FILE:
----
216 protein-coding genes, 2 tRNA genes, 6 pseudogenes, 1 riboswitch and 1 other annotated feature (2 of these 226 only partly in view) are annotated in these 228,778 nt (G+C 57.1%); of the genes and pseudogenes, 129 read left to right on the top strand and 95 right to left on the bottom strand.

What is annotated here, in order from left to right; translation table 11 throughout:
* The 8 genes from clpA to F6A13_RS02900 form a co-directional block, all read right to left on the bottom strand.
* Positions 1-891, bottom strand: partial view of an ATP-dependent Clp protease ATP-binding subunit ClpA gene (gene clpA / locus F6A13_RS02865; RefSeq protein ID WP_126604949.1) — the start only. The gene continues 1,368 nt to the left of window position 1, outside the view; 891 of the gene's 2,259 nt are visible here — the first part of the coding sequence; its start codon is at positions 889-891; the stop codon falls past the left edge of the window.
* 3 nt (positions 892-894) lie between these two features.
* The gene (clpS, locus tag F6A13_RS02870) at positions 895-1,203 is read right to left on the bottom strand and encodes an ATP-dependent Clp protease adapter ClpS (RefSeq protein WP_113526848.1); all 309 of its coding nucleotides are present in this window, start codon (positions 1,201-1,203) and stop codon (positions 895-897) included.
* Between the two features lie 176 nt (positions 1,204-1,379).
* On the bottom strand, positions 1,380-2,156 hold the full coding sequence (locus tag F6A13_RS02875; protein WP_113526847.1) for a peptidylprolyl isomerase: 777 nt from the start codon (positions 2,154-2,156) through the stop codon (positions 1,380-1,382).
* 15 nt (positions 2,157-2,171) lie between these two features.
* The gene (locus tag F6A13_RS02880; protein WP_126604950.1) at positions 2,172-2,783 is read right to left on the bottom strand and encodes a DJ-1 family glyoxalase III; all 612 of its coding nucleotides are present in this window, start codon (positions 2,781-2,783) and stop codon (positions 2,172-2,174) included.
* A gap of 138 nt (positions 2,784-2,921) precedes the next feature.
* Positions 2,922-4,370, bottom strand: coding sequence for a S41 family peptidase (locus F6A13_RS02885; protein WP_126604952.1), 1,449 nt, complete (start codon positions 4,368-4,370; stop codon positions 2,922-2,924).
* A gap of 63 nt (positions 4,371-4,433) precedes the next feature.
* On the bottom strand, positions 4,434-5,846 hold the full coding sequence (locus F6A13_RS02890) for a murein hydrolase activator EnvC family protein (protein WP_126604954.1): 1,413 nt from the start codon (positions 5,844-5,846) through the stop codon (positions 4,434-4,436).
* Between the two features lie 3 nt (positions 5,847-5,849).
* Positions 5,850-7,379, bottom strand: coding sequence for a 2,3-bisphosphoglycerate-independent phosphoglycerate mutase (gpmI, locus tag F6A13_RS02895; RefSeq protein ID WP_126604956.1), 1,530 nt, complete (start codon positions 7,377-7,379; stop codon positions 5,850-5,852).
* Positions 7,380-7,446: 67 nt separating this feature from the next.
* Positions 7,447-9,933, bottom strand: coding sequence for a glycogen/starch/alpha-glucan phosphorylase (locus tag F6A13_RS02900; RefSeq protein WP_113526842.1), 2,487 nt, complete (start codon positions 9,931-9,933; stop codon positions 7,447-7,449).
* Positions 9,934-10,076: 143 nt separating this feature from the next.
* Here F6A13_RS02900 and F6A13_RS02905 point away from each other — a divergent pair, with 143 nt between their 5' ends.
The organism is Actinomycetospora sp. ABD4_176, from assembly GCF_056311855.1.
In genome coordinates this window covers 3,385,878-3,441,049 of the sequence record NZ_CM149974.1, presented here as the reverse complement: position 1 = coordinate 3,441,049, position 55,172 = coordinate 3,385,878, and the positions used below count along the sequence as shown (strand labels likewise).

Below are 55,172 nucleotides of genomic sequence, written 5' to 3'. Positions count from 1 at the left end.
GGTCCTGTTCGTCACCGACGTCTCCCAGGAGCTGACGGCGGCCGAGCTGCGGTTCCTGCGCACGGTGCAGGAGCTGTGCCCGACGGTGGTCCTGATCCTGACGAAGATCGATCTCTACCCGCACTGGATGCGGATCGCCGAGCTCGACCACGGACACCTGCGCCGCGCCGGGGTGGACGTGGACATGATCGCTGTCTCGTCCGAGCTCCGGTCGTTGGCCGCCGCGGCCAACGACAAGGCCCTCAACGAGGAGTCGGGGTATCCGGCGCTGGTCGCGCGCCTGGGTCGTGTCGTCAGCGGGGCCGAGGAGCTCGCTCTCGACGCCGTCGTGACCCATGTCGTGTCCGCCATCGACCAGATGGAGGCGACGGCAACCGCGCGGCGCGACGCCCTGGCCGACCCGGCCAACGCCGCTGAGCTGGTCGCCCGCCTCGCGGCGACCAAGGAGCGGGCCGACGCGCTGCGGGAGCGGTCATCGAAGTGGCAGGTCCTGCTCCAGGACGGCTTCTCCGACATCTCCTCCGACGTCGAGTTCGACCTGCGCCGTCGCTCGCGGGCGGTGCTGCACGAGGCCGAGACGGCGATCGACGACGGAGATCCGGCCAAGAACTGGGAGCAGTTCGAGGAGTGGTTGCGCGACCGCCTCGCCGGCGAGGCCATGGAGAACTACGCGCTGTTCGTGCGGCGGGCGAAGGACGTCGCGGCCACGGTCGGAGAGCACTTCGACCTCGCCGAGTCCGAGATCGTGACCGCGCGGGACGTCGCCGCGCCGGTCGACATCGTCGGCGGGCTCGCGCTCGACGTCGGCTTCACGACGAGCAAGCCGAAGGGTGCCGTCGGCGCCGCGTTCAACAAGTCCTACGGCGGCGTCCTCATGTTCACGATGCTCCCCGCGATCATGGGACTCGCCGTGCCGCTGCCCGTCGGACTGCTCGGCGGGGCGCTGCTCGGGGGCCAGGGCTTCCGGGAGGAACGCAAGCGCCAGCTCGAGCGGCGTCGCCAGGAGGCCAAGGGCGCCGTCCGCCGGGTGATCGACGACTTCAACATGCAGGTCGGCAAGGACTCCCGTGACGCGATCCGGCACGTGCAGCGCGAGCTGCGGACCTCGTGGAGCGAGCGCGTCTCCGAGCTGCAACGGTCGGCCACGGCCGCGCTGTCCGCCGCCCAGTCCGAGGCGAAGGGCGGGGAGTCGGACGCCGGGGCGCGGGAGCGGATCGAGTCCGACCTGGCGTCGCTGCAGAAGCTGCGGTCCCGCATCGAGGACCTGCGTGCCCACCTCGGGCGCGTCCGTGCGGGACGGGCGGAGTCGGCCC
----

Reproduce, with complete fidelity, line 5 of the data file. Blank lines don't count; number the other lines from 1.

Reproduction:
* 3 nt (positions 892-894) lie between these two features.